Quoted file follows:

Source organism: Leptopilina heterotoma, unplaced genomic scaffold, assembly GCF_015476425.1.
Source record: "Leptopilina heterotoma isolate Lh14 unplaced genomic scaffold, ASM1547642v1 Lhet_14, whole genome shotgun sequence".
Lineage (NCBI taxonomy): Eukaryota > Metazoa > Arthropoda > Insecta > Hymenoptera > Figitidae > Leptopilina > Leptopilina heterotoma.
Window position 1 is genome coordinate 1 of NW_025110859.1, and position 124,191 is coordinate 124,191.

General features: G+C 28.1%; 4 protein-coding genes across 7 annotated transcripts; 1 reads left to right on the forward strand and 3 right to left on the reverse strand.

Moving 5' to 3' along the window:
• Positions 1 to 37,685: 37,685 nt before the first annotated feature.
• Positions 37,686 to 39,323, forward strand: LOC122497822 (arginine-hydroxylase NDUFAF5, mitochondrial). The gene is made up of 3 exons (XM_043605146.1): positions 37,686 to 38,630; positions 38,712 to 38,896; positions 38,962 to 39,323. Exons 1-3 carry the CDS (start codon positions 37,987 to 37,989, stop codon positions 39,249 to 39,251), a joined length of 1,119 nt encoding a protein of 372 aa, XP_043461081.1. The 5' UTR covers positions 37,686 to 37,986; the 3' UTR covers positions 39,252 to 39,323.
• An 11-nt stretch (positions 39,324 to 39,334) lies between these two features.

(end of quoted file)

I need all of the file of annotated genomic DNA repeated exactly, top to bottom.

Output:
Source organism: Leptopilina heterotoma, unplaced genomic scaffold, assembly GCF_015476425.1.
Source record: "Leptopilina heterotoma isolate Lh14 unplaced genomic scaffold, ASM1547642v1 Lhet_14, whole genome shotgun sequence".
Lineage (NCBI taxonomy): Eukaryota > Metazoa > Arthropoda > Insecta > Hymenoptera > Figitidae > Leptopilina > Leptopilina heterotoma.
Window position 1 is genome coordinate 1 of NW_025110859.1, and position 124,191 is coordinate 124,191.

General features: G+C 28.1%; 4 protein-coding genes across 7 annotated transcripts; 1 reads left to right on the forward strand and 3 right to left on the reverse strand.

Moving 5' to 3' along the window:
• Positions 1 to 37,685: 37,685 nt before the first annotated feature.
• Positions 37,686 to 39,323, forward strand: LOC122497822 (arginine-hydroxylase NDUFAF5, mitochondrial). The gene is made up of 3 exons (XM_043605146.1): positions 37,686 to 38,630; positions 38,712 to 38,896; positions 38,962 to 39,323. Exons 1-3 carry the CDS (start codon positions 37,987 to 37,989, stop codon positions 39,249 to 39,251), a joined length of 1,119 nt encoding a protein of 372 aa, XP_043461081.1. The 5' UTR covers positions 37,686 to 37,986; the 3' UTR covers positions 39,252 to 39,323.
• An 11-nt stretch (positions 39,324 to 39,334) lies between these two features.